In 2012, the J.A. and Kathryn Albertson Foundation launched Go On Schools, an initiative designed to provide schools the support and resources they need to create a culture in which going on to training or education after high school was the expectation, not the exception. Every accredited middle or high school in the state was invited to apply for a Go On Schools grant. More than fifty schools applied and only twenty-seven schools across Idaho were chosen to participate based on the strength of their school-wide plans. The program is now in its second year and many Go On Schools are making huge strides in breaking down the barriers, helping students and parents understand what it takes to Go On and serving as models for the rest of the state. Click the View More button below to see all four films that show how schools all across Idaho are transforming the way they think about secondary education.View More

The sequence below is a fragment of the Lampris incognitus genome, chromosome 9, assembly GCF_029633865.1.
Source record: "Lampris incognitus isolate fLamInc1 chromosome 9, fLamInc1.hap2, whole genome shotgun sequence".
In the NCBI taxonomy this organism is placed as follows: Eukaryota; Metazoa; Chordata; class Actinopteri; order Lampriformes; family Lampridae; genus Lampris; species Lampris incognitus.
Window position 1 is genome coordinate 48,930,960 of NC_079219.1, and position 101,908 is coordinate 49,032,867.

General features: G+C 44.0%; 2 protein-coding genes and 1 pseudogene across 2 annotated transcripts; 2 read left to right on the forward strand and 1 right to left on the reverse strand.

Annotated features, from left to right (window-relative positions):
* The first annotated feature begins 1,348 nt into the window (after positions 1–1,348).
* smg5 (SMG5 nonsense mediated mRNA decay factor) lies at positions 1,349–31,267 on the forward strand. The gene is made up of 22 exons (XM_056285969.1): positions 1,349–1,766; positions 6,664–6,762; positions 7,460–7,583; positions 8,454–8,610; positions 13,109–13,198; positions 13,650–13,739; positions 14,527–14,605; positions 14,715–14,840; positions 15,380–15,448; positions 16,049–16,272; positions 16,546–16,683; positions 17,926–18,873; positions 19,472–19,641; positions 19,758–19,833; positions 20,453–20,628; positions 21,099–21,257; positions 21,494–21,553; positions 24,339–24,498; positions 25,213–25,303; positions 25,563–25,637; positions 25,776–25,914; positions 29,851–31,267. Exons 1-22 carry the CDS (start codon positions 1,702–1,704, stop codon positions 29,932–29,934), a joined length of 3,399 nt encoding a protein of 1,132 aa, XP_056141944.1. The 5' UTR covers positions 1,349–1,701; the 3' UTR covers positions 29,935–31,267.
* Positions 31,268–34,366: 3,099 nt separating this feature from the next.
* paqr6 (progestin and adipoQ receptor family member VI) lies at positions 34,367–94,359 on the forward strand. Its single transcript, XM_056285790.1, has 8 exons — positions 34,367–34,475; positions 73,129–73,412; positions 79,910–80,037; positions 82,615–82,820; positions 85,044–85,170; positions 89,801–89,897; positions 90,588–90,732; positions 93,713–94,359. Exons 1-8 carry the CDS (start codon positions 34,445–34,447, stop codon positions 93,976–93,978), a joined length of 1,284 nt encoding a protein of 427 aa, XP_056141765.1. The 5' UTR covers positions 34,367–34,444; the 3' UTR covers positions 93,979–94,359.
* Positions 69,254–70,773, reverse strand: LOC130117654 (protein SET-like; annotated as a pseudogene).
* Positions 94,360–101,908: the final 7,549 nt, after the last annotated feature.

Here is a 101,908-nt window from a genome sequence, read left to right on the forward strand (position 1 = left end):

Illuminating the ED Problem
Lumina is an independent, private foundation committed to increasing the proportion of Americans who have high-quality, college-level learning. Their mission is defined by a specific goal: to increase the proportion of Americans with high-quality college degrees, certificates and credentials to 60 percent by 2025. Lumina’s outcomes-based approach focuses on helping to design and build an accessible, responsive and accountable higher education system while fostering a national sense of urgency to achieve this goal, known as Goal 2025. In 2012, Lumina Foundation made 70 grants for a total commitment of more than $30 million. The median amount for these 70 grants was $435,761 with the largest grant of $1,596,900. Beginning in 2013, grants will focus on two imperatives: Mobilizing to Reach Goal 2025 and Designing & Building a 21st Century Higher Education System. For more information about Lumina’s grant making, please visit:View More